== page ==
Praising Him in the good and the hard,

Fiona

A Series of [Un]Fortunate Events

by Ty Tuin

Fortunately, whoever misinterpreted the Mayan calendar was wrong.

Unfortunately, Mondays still exist.

Fortunately, my Monday consisted of landing in Australia.

Unfortunately, someone brought an illness aboard and we sat on the plane while quarantine officers searched it.

Fortunately, in-flight entertainment was still on and I got to finish a good movie.

Unfortunately, I should have slept more on the plane instead of watching movies.

Fortunately, I’ll appreciate sleep so much more tonight.

 

Fortunately, I’m back in Australia for another great semester.

Unfortunately, the style of old men and short shorts hasn’t gone away.

Fortunately, it’s warm enough to wear short shorts.

Unfortunately, there’s no snow to make snow angels.

Fortunately, that means I have time to help prepare for Semester 1 2013.

Unfortunately, there’s a lot yet to be done.

Fortunately, we’re energized and ready to make it the Best Semester it can be.

Here’s to the New Year!

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Botany Bay, the place where colonial Australia began

 

Friday

Friday brought the second class the ASC students will take during the semester, Indigenous Cultures, History and Identity (of Australia and New Zealand). As a former student I can personally say this class alone, taught by Jennifer Newman, is worth the 15 hour flight. The first session of class opened with a history and overview of the Aboriginal Australians, their language groups and regions. Sitting in on the class I noticed an entranced silence. I have never seen college students so unashamedly riveted for almost 2 hours. This is going to be a great class.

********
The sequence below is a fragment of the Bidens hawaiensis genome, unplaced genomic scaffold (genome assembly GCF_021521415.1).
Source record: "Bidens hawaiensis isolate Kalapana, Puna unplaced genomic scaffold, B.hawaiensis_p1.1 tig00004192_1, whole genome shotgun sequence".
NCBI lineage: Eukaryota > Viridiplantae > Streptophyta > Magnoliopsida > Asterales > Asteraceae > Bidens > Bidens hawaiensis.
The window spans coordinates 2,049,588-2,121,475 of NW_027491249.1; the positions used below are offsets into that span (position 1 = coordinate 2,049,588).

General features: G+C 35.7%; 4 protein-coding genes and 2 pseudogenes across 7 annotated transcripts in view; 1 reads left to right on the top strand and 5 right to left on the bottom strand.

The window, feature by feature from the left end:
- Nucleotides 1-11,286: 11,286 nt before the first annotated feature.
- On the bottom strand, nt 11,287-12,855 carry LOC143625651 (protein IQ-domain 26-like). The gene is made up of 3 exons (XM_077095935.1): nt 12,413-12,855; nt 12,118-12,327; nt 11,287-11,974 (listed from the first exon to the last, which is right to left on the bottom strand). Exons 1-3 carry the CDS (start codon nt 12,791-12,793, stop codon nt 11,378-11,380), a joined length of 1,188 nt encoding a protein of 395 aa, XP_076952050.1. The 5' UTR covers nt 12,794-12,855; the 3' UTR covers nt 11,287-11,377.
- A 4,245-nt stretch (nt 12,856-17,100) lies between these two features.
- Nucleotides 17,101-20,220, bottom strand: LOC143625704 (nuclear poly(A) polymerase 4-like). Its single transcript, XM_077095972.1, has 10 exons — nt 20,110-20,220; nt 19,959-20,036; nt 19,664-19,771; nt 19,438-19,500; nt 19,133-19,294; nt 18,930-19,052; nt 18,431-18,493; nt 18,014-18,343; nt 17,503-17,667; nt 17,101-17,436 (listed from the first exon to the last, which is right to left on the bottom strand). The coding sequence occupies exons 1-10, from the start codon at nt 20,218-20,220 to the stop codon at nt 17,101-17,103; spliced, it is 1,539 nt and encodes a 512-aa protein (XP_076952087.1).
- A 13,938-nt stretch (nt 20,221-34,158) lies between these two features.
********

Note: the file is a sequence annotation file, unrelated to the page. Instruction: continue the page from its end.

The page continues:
An Aboriginal Language Map of Australia

The legacy of the Tower of Babel can be felt across the planet. Anyone who has traveled knows this. But even here in Australia, a well-developed former British colony, the clash of cultures can be witnessed. During the Friday’s session the ASC students engaged in an exercise created to embody this phenomenon. Though it has its roots in antiquity (the late ‘70s), the concept of the game still holds true.

The class is divided into two groups, each representing two different cultures. The two groups learn the rules associated with their cultures and then take turns visiting. The game is good fun but the discussion afterwards shows that this is about more than a game. This is about how people interact with one another, and the students dove into it wholeheartedly sharing experiences and asking insightful questions of their own.

“How powerful is culture?”

“Should we even evaluate culture?”

“Maybe it is important to identify where one comes from in order to understand how to interact with other cultures.”

Asking these sorts of questions and critically looking at one’s own culture are key to growing from a semester abroad.